On the cover of Newsweek, my colleague Michael Tomasky calls Mitt Romney a wimp.
Just by definition, you'd think, any American who plunges into what Teddy Roosevelt called "the arena," is no wimp. Campaigning is grinding work, performed to unceasing criticism, always overhung by the risk of assassination.
It takes guts to run for any office, town council on up—and I think it ought to be possible to recognize that truth even across a partisan divide.
Michael thinks that Romney is insecure on the inside. Who knows? It's possible. It's also possible that Barack Obama is motivated by anti-colonial rage, or by a secret commitment to socialist ideas. It's possible that George W. Bush was driven by daddy issues, and that Bill Clinton triangulated—not as a political strategy—but because (some) children of alcoholics become compulsive pleasers.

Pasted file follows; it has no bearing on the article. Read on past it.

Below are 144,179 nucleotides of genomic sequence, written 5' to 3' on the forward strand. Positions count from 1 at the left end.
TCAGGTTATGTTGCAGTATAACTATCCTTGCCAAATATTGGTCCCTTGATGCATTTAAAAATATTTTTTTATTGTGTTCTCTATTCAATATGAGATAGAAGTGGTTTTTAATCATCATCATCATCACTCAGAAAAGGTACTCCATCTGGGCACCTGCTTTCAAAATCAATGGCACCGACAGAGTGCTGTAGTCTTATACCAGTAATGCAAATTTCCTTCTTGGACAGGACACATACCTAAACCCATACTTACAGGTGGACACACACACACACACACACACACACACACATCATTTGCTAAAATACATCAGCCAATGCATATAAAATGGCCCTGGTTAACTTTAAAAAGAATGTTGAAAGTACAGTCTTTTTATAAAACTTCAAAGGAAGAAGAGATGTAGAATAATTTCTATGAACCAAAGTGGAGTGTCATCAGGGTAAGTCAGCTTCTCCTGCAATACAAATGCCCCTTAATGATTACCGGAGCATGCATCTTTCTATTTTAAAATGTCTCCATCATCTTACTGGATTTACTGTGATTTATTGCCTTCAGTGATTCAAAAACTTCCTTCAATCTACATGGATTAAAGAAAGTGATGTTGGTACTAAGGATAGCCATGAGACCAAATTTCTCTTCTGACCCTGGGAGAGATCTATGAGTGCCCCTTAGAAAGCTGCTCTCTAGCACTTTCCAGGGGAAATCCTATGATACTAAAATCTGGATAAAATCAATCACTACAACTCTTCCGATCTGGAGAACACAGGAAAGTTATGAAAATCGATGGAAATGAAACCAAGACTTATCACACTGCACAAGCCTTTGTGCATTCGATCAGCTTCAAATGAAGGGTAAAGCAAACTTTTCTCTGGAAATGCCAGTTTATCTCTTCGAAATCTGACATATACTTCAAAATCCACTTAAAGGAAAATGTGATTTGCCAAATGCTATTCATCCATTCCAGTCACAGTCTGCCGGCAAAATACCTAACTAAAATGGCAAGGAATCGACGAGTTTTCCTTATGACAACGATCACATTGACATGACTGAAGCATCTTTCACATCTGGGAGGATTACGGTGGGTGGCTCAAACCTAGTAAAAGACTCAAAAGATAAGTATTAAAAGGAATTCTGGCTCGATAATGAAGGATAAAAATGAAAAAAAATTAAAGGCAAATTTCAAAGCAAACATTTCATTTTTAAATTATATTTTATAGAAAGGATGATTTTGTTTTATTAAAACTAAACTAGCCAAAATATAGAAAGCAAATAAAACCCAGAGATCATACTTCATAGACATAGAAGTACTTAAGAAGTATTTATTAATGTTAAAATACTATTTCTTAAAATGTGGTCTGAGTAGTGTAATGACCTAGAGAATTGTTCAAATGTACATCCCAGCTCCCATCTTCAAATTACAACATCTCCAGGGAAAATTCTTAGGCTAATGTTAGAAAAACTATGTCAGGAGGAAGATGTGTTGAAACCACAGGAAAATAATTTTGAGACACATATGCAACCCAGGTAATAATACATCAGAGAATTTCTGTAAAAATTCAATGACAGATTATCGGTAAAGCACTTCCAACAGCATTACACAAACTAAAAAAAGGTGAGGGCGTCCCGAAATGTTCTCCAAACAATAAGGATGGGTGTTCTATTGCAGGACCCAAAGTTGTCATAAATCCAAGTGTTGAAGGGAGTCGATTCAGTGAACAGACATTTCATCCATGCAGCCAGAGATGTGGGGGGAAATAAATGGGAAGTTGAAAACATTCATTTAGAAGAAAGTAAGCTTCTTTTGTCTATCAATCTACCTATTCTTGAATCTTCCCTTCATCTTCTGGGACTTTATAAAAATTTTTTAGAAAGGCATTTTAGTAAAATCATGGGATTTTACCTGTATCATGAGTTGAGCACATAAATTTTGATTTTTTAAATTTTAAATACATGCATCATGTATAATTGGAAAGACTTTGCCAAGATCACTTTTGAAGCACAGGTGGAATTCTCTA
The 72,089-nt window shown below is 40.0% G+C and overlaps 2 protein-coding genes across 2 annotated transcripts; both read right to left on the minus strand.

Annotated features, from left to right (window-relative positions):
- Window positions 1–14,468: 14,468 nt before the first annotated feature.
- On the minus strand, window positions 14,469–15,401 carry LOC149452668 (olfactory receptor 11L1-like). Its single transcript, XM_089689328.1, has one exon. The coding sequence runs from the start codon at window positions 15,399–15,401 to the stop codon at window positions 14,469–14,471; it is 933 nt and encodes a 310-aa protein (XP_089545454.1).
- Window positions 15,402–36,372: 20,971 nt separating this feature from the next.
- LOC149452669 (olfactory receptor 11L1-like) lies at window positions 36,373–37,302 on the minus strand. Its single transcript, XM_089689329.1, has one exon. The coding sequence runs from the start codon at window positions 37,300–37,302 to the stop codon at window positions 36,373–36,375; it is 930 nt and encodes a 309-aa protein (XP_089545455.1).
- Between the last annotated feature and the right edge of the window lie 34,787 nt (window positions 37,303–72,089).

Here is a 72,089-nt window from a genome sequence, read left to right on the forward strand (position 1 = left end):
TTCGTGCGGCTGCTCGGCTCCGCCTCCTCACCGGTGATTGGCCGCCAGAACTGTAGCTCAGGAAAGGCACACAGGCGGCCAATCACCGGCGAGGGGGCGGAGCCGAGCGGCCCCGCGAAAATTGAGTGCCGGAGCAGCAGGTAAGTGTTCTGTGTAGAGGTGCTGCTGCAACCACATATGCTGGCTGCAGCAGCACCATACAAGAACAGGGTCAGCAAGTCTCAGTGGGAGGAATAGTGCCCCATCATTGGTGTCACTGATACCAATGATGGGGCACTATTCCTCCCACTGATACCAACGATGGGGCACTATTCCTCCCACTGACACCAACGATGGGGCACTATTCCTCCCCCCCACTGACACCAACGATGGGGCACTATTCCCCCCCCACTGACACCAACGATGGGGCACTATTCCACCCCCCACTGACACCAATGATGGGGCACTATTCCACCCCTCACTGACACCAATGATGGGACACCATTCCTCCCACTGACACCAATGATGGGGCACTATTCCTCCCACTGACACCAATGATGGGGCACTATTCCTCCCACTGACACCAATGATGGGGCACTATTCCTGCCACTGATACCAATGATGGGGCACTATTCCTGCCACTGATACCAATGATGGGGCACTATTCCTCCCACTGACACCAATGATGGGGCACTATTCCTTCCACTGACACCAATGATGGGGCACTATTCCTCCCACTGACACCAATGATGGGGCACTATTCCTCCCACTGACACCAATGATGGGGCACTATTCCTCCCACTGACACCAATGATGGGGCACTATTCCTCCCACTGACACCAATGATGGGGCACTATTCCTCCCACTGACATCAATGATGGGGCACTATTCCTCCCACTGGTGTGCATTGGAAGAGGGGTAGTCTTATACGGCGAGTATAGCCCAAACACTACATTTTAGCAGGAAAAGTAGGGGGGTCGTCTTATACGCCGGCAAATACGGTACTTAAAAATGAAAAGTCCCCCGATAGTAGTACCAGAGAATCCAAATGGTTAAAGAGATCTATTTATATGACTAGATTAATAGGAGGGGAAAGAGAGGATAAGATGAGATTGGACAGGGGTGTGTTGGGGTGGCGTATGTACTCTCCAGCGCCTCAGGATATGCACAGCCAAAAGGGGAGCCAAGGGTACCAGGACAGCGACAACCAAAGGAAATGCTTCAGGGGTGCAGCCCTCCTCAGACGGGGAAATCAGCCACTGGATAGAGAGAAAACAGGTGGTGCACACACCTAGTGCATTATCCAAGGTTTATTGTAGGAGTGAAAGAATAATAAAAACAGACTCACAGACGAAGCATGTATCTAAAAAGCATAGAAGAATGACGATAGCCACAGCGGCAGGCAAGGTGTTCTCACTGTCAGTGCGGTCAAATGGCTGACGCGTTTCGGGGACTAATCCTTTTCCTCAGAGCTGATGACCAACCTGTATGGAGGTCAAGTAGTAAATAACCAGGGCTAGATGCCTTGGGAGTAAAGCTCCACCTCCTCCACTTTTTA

These beguiling theories can energize or console political partisans. They don't answer the question for which we turn to political journalism: what will the politician do in office? Politicians are masters of appearing to be many different things to many different people. For this reason, the quest for the "real" Romney or the "real" Obama or the "real" anybody else is bound to lead nowhere unless it is bottomed on the hard ground of their record-to-date. Anything else evanesces into gas.